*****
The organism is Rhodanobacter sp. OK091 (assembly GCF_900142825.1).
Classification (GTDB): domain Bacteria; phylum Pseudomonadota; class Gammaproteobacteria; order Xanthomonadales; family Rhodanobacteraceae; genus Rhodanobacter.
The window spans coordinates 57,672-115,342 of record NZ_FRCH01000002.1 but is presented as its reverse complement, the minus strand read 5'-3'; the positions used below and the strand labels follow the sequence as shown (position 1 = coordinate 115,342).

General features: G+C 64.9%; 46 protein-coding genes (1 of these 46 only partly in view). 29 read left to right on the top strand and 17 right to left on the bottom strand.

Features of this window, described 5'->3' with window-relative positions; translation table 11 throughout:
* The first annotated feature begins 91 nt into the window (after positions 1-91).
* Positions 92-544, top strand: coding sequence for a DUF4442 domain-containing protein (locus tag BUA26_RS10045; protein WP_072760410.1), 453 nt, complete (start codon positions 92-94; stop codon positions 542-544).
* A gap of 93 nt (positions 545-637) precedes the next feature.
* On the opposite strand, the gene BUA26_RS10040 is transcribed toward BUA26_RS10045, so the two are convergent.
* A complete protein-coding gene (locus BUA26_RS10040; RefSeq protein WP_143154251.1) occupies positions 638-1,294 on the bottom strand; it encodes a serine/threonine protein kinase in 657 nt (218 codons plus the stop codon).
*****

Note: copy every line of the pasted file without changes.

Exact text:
The organism is Rhodanobacter sp. OK091 (assembly GCF_900142825.1).
Classification (GTDB): domain Bacteria; phylum Pseudomonadota; class Gammaproteobacteria; order Xanthomonadales; family Rhodanobacteraceae; genus Rhodanobacter.
The window spans coordinates 57,672-115,342 of record NZ_FRCH01000002.1 but is presented as its reverse complement, the minus strand read 5'-3'; the positions used below and the strand labels follow the sequence as shown (position 1 = coordinate 115,342).

General features: G+C 64.9%; 46 protein-coding genes (1 of these 46 only partly in view). 29 read left to right on the top strand and 17 right to left on the bottom strand.

Features of this window, described 5'->3' with window-relative positions; translation table 11 throughout:
* The first annotated feature begins 91 nt into the window (after positions 1-91).
* Positions 92-544, top strand: coding sequence for a DUF4442 domain-containing protein (locus tag BUA26_RS10045; protein WP_072760410.1), 453 nt, complete (start codon positions 92-94; stop codon positions 542-544).
* A gap of 93 nt (positions 545-637) precedes the next feature.
* On the opposite strand, the gene BUA26_RS10040 is transcribed toward BUA26_RS10045, so the two are convergent.
* A complete protein-coding gene (locus BUA26_RS10040; RefSeq protein WP_143154251.1) occupies positions 638-1,294 on the bottom strand; it encodes a serine/threonine protein kinase in 657 nt (218 codons plus the stop codon).